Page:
Richardson, Miranda 1958–

views updated Jun 08 2018

RICHARDSON, Miranda 1958–


Full name, Miranda Jane Richardson; born March 3, 1958, in Southport, Lancashire, England; daughter of William Alan (a marketing executive) and Marian Georgina (a homemaker; maiden name, Townsend) Richardson; married Rowan Atkinson (an actor; divorced). Education: Trained for the stage at Bristol Old Vic Theatre School, 1977–79.

Addresses: Manager— Kerry Gardner Management, 15 Kensington High St., London W8 5NP, England; Parseghian/Planco Management, 23 E. 22nd St., Suite 3, New York, NY 10010. Agent— William Morris Agency, 151 El Camino Dr., Beverly Hills, CA 90212; International Creative Management London, Oxford House, 76 Oxford St., London W1N OAX, England.

Career: Actress. Manchester Library Theatre, Manchester, England, member of repertory company and assistant stage manager, 1979–80; worked in repertory at Derby Playhouse, Duke's Playhouse, Lancaster, England, Bristol Old Vic Theatre, and Leicester Haymarket Theatre, 1982–83.

Awards, Honors: Evening Standard Award, best actress, Variety Club Award, most promising artiste, and City Limits Award, best film actress, 1985, for Dance with a Stranger; Royal Television Society Award, 1987, for Sweet As You Are; Television Award nomination, best actress, British Academy of Film and Television Arts, 1988, for After Pilkington; New York Film Critics Circle Award, best supporting actress, 1992, and Film Award nomination, best actress in a supporting role, British Academy of Film and Television Arts, 1993, for The Crying Game; Golden Globe Award nomination, best performance by an actress in a supporting role in a motion picture, 1992, Academy Award nomination, best supporting actress, Film Award, best actress in a supporting role, British Academy of Film and Television Arts, both 1993, New York Critics Circle Award, best supporting actress, ALFS Award, British actress of the year, London Critics Circle Film Awards, National Board of Review Award, best actress, all 1994, all for Fatale; Golden Globe Award, best comedy actress, 1993, for Enchanted April; Film Award nomination, best leading actress, British Academy of Film and Television Arts, 1994, Academy Award nomination, best leading actress, Golden Globe Award nomination, best actress in a drama, 1995, for Tom and Viv; Golden Globe Award, best supporting actress in a series, miniseries, or motion picture made for television, 1995, for Fatherland; Golden Satellite Award nomination, best performance by an actress, 1997, for The Evening Star; Independent Spirit Award nomination, best supporting female, 1998, for The Apostle; Royal Television Society Award, best actor—female, Television Award nomination, best actress, British Academy of Film and Television Arts, 1998, for A Dance to the Music of Time; Golden Globe Award nomination, best performance by an actress in a miniseries or motion picture made for television, 1999, for Merlin; Golden Globe Award nomination, best performance by an actress in a supporting role, 2000, for The Big Brass Ring; Saturn Award, best supporting actress, Academy of Science Fiction, Fantasy & Horror Films, Blockbuster Entertainment Award, favorite supporting actress—horror, 2000, for Sleepy Hollow; San Francisco Film Critics Circle Award, best supporting actress, 2002, Sant Jordi, best foreign actress, Toronto Film Critics Association Awards, best supporting performance, Golden Satellite Award nomination, best performance by an actress in a supporting role, 2003, all for Spider; Screen Actors Guild Award nomination (with others), outstanding performance by a cast of a theatrical motion picture, 2003, for The Hours; Australian Film Institute Award nomination, best actress in a supporting role, Film Critics Circle of Australia Award nomination, best supporting actress, 2003, for The Rage In Placid Lake; Television Award nomination, best actress, British Academy of Film and Television Arts, 2004, for The Lost Prince.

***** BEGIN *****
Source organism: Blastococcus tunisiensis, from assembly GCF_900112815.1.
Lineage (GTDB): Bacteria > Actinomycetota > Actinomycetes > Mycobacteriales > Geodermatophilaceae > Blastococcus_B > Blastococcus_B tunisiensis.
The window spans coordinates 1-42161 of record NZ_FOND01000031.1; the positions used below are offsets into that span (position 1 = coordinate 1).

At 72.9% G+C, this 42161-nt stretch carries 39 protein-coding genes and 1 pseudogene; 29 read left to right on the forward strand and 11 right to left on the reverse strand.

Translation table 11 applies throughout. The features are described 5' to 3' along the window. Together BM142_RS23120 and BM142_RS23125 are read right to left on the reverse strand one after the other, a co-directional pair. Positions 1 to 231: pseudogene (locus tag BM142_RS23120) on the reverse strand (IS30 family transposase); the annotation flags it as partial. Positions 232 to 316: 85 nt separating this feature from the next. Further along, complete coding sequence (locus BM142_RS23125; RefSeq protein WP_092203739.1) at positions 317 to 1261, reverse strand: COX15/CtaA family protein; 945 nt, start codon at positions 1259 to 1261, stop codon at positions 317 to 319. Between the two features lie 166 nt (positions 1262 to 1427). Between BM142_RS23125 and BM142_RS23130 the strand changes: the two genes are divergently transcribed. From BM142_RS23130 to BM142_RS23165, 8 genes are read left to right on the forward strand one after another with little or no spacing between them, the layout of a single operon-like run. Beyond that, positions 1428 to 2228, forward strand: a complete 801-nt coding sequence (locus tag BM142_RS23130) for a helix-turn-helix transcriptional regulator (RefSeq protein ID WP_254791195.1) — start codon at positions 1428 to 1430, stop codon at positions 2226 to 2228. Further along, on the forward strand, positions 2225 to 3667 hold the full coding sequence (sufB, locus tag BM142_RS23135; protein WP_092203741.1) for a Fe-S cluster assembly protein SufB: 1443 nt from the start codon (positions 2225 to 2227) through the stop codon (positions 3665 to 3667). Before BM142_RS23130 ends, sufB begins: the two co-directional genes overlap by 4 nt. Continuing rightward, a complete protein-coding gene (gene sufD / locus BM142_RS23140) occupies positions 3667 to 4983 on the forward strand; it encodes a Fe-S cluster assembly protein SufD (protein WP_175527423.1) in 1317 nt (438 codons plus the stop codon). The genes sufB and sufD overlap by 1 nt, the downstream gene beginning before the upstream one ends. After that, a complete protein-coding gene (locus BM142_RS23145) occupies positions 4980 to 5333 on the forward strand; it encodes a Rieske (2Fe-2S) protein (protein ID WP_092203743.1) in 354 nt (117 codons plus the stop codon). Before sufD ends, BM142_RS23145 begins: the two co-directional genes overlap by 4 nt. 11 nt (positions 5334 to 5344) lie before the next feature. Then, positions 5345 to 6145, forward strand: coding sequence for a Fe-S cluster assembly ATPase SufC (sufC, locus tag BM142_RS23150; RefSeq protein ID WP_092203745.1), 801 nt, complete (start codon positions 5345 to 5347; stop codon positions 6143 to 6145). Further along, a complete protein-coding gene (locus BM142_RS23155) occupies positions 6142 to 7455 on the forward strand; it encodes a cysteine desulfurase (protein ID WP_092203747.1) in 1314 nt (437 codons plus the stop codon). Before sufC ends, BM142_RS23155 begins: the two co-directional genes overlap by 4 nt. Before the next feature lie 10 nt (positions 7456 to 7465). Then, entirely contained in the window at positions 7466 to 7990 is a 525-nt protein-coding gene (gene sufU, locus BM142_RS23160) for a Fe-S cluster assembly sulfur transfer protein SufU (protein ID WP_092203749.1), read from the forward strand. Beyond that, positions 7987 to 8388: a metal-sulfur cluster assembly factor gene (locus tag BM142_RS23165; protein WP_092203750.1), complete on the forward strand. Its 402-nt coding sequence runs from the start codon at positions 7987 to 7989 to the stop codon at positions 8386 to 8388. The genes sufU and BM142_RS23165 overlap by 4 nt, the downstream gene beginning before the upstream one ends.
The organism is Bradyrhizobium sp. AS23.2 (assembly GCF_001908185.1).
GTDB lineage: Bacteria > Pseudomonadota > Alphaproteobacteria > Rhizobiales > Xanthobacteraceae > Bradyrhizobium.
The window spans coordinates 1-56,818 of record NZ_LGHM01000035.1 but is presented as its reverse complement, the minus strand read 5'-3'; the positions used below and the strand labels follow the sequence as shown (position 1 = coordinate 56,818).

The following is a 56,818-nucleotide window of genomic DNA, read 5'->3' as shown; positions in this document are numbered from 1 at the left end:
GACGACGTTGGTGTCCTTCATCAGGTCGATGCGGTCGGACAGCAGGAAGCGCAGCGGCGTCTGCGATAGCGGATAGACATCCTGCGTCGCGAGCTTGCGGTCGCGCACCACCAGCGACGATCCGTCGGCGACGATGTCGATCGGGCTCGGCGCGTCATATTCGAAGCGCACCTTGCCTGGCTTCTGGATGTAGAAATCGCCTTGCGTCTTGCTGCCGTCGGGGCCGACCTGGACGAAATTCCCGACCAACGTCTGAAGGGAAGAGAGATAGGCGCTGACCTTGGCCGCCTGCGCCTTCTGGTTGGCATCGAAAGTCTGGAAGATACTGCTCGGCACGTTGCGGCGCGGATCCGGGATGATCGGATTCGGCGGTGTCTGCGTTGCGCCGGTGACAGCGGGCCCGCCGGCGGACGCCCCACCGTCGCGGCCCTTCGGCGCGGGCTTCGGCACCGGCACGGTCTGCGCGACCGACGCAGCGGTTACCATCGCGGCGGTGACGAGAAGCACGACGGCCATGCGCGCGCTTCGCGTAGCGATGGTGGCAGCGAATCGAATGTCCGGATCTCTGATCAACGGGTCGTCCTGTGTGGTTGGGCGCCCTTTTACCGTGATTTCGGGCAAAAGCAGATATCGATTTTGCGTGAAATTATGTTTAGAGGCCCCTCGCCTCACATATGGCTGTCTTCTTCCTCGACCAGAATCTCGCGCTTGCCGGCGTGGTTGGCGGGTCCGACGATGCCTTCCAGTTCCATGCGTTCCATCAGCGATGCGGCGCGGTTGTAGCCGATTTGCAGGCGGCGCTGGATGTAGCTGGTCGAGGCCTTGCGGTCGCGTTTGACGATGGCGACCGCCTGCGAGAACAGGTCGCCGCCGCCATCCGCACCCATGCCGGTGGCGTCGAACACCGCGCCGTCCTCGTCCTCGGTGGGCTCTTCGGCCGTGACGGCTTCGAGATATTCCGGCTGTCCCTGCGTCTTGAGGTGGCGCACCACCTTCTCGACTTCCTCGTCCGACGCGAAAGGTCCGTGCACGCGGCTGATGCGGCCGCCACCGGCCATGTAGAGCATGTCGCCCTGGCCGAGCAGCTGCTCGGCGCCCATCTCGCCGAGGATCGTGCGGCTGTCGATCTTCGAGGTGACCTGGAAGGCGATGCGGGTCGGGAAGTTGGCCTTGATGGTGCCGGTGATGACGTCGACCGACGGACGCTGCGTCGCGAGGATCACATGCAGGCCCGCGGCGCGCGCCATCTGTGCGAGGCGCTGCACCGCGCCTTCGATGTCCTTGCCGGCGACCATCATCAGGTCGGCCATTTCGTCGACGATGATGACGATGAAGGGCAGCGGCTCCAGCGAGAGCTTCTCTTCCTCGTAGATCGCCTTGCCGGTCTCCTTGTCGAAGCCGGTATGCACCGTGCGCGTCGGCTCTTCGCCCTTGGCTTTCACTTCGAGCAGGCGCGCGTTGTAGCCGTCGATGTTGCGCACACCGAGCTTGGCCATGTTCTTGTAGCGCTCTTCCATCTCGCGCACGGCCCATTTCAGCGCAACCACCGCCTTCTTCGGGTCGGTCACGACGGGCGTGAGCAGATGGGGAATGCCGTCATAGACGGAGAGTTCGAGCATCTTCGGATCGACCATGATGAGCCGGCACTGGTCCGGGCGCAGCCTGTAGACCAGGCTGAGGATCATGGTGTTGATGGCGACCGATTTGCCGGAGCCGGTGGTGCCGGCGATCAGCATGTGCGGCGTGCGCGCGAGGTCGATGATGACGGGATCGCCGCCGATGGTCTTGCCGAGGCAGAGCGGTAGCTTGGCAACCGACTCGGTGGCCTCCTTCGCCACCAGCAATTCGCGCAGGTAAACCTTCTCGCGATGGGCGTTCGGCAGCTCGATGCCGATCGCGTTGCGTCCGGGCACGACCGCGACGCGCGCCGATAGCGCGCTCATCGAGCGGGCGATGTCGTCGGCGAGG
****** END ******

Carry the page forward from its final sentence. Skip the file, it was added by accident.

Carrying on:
Film Appearances:

Mary Turner, The Innocent, TVS/Curzon, 1984.

Ruth Ellis, Dance with a Stranger, Twentieth Century–Fox, 1985.

Oriel, Underworld (also known as Transmutations and RawHeadRex), Limehouse/Green Man, 1985.

DHSS blond, Eat the Rich, New Line Cinema, 1987.

Mrs. Victor, Empire of the Sun, Warner Bros., 1987.

Marilyn, The Mad Monkey (also known as Twisted Obsession, El sueno del mono loco, El mono loco, and Le eve du singe), IVE, 1989.

Frederica/Widow, The Bachelor (also known as Mio caro dottor Graesler), 1990.

Columbine, Rosalind, and Ophelia, The Fool, 1990.

Broken Skin, 1990.

Rose Arbuthnot, Enchanted April, Miramax, 1992.

Ingrid Fleming, Damage (also known as Fatale) New Line Cinema, 1992.

Jude, The Crying Game, Miramax, 1992.

Clara, Century, 1993.

Mysterious woman, The Line, the Cross, the Curve, 1994.

Julie, La nuit et le moment (also known as The Night and the Moment and La notte e il momento), 1994.

Vivienne Haigh–Wood, Tom and Viv, Miramax, 1994.

Carolyn Stilton, Kansas City, Fine Line, 1995.

Sarah Maloney, Swann, Norstar Releasing, 1995.

Patsy Carpenter, Evening Star, Paramount, 1996.

Consuelo de Saint–Exupery, Saint–Ex, Bonneville Worldwide Entertainment, 1997.

Toosie, The Apostle, October Films, 1997.

Judy, The Designated Mourner, First Look Pictures, 1997.

(Uncredited) Off the Menu: The Last Days of Chasen's, 1997.

Miss Gilchrist, St. Ives (also known as All for Love), 1998.

Johnny Hit and Run Pauline, 1999.

Miss Fowl, Jacob Two Two Meets the Hooded Fang, 1999.

Voice of Anna Leonowens, The King and I (animated), Warner Bros., 1999.

Lady Van Tassel/Western Woods Crone, Sleepy Hollow, 1999.

Lady Mary Van Tassel/Western Woods Crone, Sleepy Hollow: Behind the Legend, Paramount, 2000.

Voice of Mrs. Tweedy, Chicken Run (also known as C:R–1), 2000.

Gloria, Get Carter, Warner Bros., 2000.

Shiner, 2000.

Secret Passage, 2001.

Yvonne/Mrs. Cleg/Mrs. Wilkinson, Spider, Sony Pictures Classics, 2002.

Vanessa Bell, The Hours, Paramount, 2002.

Magnani, The Actors, Miramax, 2003.

Sylvia Lake, The Rage in Placid Lake, Film Movement, 2003.

Mary Field, Falling Angels, 2003.

Queen Rosalind, The Prince & Me (also known as The Prince and Me), Paramount, 2004.

Eva Braun, Churchill: The Hollywood Years, Pathe, 2004.

Madame Giry, The Phantom of the Opera (also known as Andrew Lloyd Webber's "Phantom of the Opera"), Warner Bros., 2004.

Television Appearances; Series:

Queen Elizabeth I, The Blackadder II, BBC, then Arts and Entertainment, 1986.